$199 Cup Identifies, Tracks Your Beverage Intake


A 13 oz cup costing $199 can tell you exactly what you are drinking and measure your nutritional intake. The technology hasn’t been detailed, but is likely based around a spectrometer.

Vessyl’s makers claim it can track the content of anything you drink from it, including calories, protein content and caffeine & sugar levels. An accompanying app lets you set dietary or other medical goals. According to the makers, the cup can even identify individual brands and products, rather than just the general drink.

The product has been in the works for much of the year, but is now coming to the end of a pre-order period during which the price is reduced to $99.

It’s clearly a very niche product that’s aimed at people who want or need to track their liquid intake and can afford to pay to remove the hassle of remembering to manually log it. It seems somewhat limited by being restricted to drinks, but a similar product (from another manufacturer) that covers food is still in development and will cost in the range of $800.

Vessyl’s makers will only say that “While we don’t get into the specifics of how the technology works, we can tell you that there are sensors built in throughout the entire Vessyl. These are in the same realm of technology as quality control in the food industry.”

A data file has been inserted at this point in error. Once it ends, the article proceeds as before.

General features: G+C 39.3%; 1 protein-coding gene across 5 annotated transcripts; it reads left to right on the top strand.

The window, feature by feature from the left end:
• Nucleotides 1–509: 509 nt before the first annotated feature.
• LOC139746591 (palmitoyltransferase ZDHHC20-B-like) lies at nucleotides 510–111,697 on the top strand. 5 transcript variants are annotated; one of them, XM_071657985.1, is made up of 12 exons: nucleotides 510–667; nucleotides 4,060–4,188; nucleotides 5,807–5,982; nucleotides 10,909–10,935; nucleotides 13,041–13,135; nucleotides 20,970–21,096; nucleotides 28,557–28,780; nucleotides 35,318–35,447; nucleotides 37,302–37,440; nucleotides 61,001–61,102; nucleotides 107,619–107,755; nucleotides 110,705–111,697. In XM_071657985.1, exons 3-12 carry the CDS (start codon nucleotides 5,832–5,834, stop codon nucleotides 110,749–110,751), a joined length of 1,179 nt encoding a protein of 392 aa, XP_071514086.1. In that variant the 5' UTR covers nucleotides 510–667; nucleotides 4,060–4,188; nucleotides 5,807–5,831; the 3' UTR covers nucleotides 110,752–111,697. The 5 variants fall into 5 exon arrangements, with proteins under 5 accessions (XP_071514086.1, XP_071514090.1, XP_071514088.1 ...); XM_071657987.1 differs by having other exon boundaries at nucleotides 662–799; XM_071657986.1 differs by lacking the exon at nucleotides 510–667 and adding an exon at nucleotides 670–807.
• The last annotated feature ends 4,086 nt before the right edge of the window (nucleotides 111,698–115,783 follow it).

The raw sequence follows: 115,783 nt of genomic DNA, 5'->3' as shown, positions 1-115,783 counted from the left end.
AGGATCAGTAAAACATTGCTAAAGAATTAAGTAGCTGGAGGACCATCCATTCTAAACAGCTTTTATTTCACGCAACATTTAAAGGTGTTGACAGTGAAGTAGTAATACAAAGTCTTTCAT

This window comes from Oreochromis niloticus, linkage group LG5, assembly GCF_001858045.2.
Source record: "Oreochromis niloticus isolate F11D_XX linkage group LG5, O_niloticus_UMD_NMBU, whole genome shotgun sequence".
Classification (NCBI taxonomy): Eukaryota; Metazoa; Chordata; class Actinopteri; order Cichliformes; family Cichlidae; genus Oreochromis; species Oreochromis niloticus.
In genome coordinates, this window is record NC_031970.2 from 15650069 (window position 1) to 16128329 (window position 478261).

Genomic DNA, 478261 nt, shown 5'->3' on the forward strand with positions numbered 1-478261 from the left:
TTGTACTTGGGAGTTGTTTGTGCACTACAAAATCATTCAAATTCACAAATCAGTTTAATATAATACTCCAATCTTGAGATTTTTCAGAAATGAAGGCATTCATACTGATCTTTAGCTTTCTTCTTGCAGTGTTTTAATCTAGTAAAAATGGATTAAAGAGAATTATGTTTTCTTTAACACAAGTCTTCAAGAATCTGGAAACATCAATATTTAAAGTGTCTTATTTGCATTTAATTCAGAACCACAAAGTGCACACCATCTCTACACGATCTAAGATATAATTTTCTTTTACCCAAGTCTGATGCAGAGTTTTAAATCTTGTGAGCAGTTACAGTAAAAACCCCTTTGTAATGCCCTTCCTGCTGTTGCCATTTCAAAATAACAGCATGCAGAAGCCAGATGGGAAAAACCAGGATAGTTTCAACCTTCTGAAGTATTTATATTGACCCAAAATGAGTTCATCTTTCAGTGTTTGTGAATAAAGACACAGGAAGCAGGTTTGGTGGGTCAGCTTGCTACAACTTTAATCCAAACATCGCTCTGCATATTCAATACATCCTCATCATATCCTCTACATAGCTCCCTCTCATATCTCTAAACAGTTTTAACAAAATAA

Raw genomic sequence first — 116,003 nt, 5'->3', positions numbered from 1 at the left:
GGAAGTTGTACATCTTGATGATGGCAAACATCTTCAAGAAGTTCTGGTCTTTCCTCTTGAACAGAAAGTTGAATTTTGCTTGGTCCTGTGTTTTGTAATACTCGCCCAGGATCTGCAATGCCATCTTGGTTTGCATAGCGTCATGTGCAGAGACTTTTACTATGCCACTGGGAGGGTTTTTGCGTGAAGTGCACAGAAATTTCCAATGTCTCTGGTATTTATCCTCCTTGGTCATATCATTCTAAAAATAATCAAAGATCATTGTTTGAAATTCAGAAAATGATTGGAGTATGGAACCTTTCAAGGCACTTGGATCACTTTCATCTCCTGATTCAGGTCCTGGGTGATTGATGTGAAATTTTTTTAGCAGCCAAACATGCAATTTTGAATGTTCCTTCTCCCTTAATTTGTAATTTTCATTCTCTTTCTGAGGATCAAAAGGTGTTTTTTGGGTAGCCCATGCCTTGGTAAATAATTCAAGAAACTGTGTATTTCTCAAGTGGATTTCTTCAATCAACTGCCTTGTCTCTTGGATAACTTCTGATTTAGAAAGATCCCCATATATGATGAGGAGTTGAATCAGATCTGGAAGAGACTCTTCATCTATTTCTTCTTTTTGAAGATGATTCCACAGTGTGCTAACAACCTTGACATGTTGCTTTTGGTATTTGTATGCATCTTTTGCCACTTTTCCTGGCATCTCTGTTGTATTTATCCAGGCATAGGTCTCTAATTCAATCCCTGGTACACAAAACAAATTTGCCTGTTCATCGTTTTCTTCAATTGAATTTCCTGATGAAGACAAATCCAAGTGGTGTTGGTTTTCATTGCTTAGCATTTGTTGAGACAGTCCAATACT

It’s seems a safe bet that the key tool is a spectrometer, which measures characteristics of light. The food analyzer TellSpec (and likely Vessyl as well) work by beaming a low-powered laser, measuring which protons in the light are absorbed and which are reflected, and using this to decipher the chemical compounds in the material, in turn identifying it.

The Vessyl device runs from a rechargeable battery, with a 60-minute charge giving five to seven days use. The cup itself is made of “non-stick” glass and is safe to use with boiling liquids or to put in the fridge (but not freezer.) In something of an understatement, the makers “highly recommend that you avoid putting your Vessyl in the microwave.”

[My Vessyl | Via: Newsweek]

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